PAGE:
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Louvering a hood


SmilinSam

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Michcruiser60
Being in a custom car club here in Michigan there are a couple of guys that do louvering. I heard last year they were getting $1.25 to $1.50 per louver. Its kinda neat too, there are two different styles of louvers that I'm aware of. Squared off and the older style rounded end type. If the hood is fairly flat they can get to it pretty good, it makes for an easy job. The car guys sometimes put a rain pan tacked under the hood. Not sure if you'll need that or not. I'd ask a few of the older car guys about it. It's a dieing art nowadays.:(
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I want to cut a few louvers in the hood of my 720 to let the heat out. My wife has a relative that works on custom street rods(since you mentioed car club) so I 'll try asking him. Thanks, Sam
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When I was doing my time in the U.S.N. we had a special machine in the sheet metal shop for making louvers.;)
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Sam, You can try making a mandrel of the inside shape of the louver (grind a piece of steel to shape then weld to a piece of 3/4 inch rod). Then fill a leather or canvas bag with lead shot or BBs. Cut slits where you want the louvers. Turn the hood upside down on the bag. Then form the louvers with the mandrel by pounding it with a hammer. After the rough shaping is done, the hood can be turned over and the mandrel placed inside the louver, then do the final shaping with a small ball peen hammer. At least this is the way I would attempt it if I didn't have a machine to do it with.
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Many electrical cabinets are louvered find one and cut out the size of one you like, cut that spot out of the hood. Then comes time to see how good your body shop skills are.
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Sam: I have (had?) a louver die. They’re still made. Check it out > http://209.238.153.119/louver.html [img]http://209.238.153.119/Louver.gif[/img]
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They used to sell pre cut louver panels out of JC Whitney I think. What sort of body work is involved in putting them in?
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A little bit of cutting. A little bit of overlap forming. A little bit of welding/brazeing. A little bit of heat srinking. A little bit of grinding. A little bit of body putty. A little bit of sanding. A little bit of primer. A little bit of sanding. A little bit of paint. A little bit of skill. A little bit of luck. and it will look like they were always there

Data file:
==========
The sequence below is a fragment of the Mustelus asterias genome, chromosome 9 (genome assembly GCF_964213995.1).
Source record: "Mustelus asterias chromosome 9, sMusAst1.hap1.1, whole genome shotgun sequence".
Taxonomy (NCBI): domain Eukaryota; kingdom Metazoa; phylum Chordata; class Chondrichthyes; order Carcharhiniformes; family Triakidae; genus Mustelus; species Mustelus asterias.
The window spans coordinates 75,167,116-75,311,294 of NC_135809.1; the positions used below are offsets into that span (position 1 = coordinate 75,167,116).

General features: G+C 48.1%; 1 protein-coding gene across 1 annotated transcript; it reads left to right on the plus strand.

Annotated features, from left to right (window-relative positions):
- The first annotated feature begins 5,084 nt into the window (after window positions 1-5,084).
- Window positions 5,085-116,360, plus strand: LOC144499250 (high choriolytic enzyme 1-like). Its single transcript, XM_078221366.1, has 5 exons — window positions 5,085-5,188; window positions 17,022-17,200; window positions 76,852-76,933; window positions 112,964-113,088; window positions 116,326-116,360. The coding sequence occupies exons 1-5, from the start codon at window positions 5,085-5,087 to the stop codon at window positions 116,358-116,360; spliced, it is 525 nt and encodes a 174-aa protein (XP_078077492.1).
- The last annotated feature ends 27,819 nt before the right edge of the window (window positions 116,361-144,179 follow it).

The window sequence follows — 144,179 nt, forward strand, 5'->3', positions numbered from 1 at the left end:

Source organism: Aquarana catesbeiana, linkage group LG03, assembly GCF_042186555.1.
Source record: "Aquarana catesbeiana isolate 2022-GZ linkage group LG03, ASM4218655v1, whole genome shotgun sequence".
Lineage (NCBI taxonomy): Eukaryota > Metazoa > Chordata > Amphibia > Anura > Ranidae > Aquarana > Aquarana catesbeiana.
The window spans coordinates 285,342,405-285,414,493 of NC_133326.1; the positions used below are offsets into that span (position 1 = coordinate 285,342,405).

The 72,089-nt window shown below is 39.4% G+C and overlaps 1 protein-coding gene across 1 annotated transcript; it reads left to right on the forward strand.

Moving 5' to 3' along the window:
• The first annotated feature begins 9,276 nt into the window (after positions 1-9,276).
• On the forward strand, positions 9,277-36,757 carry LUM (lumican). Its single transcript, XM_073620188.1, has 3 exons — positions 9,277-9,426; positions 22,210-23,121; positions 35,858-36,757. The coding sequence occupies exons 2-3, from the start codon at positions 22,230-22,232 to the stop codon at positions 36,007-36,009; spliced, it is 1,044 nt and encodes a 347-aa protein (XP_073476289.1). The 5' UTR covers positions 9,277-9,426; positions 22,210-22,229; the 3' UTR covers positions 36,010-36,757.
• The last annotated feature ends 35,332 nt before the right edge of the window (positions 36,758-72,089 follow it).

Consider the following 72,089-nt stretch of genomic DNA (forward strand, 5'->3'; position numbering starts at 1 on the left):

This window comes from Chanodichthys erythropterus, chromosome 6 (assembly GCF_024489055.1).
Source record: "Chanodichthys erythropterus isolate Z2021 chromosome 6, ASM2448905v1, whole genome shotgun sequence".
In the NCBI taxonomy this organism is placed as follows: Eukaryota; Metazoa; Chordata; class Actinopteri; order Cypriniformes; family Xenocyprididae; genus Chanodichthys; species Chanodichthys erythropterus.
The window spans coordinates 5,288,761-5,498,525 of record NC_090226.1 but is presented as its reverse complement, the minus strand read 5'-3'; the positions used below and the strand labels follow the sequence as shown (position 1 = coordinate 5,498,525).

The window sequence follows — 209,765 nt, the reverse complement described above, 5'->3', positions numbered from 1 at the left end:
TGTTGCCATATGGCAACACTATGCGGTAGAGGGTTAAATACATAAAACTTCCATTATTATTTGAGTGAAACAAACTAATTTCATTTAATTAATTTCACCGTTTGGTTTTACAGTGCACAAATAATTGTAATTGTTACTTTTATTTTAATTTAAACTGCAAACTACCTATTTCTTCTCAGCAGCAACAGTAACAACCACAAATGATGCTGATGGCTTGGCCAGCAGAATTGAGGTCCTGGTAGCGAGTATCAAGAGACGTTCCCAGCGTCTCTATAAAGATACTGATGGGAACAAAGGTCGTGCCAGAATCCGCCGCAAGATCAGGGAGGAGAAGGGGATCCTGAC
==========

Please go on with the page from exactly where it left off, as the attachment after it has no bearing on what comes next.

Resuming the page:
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Check with Jeff Ghindea. His dad put louvers in the hood of his powermax (if he still has it)and it looked very professional as did the entire tractor.
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Gee Maynard, If it was a 300/400 series hood I could get away easy and just pop rivet them on. It would look just like the rest o fthe tractor on those models:D
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Sam, If you had a Deere or Cub you could just run a circular saw down the hood a couple times and call it good!!:D
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Michcruiser60
Say Dutch, I went to that web site. That looks like it would really work. I don't think I've ever seen a louver making tool at 99 bucks before. They are so expensive you never see them anymore. This one I might even check into.8D Always wanted to learn how. I've seen some of those little cars before. Kinda neat... I think they all run motorcycle engines. Never seen em run though.
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I may and take Rods suggestion and try that on a old hoood in the scrap pile. If I can get some decent looking results I'll do it on the real thing. Sam
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  • 2 weeks later...
Sam, If you try my idea, be sure to let me know how it worked. I been thinking of doing that myself. I was going to put on side panels with louvers. Did the panels without louvers on the AC716 when we were pulling it. It looked really good with the orange side panels to match the hood and dash. For a work tractor you need the air flow, and the louvers could fix that.
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thedaddycat
The dies are 90, the bead roller machine is another 250-300 depending on which one you get.... Seems a bit pricey for just a few panels for yourself, how much to have this kind of work done at a local sheet metal shop?
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